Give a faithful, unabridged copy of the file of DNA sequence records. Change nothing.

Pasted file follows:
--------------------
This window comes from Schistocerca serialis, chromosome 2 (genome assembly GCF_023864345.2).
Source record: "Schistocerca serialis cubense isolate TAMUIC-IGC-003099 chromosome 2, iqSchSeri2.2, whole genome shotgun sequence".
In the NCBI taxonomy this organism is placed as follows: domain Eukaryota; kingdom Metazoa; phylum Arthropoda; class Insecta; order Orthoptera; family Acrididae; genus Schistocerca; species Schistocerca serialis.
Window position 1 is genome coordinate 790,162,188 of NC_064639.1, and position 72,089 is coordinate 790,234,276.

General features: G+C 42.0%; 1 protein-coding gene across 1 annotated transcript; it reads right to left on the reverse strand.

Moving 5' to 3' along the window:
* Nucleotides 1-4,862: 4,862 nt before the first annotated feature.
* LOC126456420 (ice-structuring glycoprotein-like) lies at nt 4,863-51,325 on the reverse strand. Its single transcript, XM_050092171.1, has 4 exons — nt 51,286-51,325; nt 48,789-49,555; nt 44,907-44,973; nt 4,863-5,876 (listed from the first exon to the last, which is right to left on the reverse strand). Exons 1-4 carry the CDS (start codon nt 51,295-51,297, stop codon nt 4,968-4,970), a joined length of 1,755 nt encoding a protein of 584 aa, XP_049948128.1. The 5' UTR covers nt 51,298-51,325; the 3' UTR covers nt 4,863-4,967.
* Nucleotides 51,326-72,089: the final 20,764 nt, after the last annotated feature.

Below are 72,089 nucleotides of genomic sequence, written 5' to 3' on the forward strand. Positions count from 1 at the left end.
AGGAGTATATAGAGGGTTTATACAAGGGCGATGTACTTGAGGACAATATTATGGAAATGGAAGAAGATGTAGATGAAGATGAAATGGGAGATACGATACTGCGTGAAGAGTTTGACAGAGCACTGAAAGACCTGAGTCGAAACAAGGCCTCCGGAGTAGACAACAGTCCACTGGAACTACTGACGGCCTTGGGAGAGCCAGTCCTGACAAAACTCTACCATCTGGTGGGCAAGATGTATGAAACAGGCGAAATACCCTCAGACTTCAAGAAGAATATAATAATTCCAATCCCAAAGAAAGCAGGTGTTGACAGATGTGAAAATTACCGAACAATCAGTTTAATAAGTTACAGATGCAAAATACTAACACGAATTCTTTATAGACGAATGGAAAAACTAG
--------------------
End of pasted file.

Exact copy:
This window comes from Schistocerca serialis, chromosome 2 (genome assembly GCF_023864345.2).
Source record: "Schistocerca serialis cubense isolate TAMUIC-IGC-003099 chromosome 2, iqSchSeri2.2, whole genome shotgun sequence".
In the NCBI taxonomy this organism is placed as follows: domain Eukaryota; kingdom Metazoa; phylum Arthropoda; class Insecta; order Orthoptera; family Acrididae; genus Schistocerca; species Schistocerca serialis.
Window position 1 is genome coordinate 790,162,188 of NC_064639.1, and position 72,089 is coordinate 790,234,276.

General features: G+C 42.0%; 1 protein-coding gene across 1 annotated transcript; it reads right to left on the reverse strand.

Moving 5' to 3' along the window:
* Nucleotides 1-4,862: 4,862 nt before the first annotated feature.
* LOC126456420 (ice-structuring glycoprotein-like) lies at nt 4,863-51,325 on the reverse strand. Its single transcript, XM_050092171.1, has 4 exons — nt 51,286-51,325; nt 48,789-49,555; nt 44,907-44,973; nt 4,863-5,876 (listed from the first exon to the last, which is right to left on the reverse strand). Exons 1-4 carry the CDS (start codon nt 51,295-51,297, stop codon nt 4,968-4,970), a joined length of 1,755 nt encoding a protein of 584 aa, XP_049948128.1. The 5' UTR covers nt 51,298-51,325; the 3' UTR covers nt 4,863-4,967.
* Nucleotides 51,326-72,089: the final 20,764 nt, after the last annotated feature.

Below are 72,089 nucleotides of genomic sequence, written 5' to 3' on the forward strand. Positions count from 1 at the left end.
AGGAGTATATAGAGGGTTTATACAAGGGCGATGTACTTGAGGACAATATTATGGAAATGGAAGAAGATGTAGATGAAGATGAAATGGGAGATACGATACTGCGTGAAGAGTTTGACAGAGCACTGAAAGACCTGAGTCGAAACAAGGCCTCCGGAGTAGACAACAGTCCACTGGAACTACTGACGGCCTTGGGAGAGCCAGTCCTGACAAAACTCTACCATCTGGTGGGCAAGATGTATGAAACAGGCGAAATACCCTCAGACTTCAAGAAGAATATAATAATTCCAATCCCAAAGAAAGCAGGTGTTGACAGATGTGAAAATTACCGAACAATCAGTTTAATAAGTTACAGATGCAAAATACTAACACGAATTCTTTATAGACGAATGGAAAAACTAG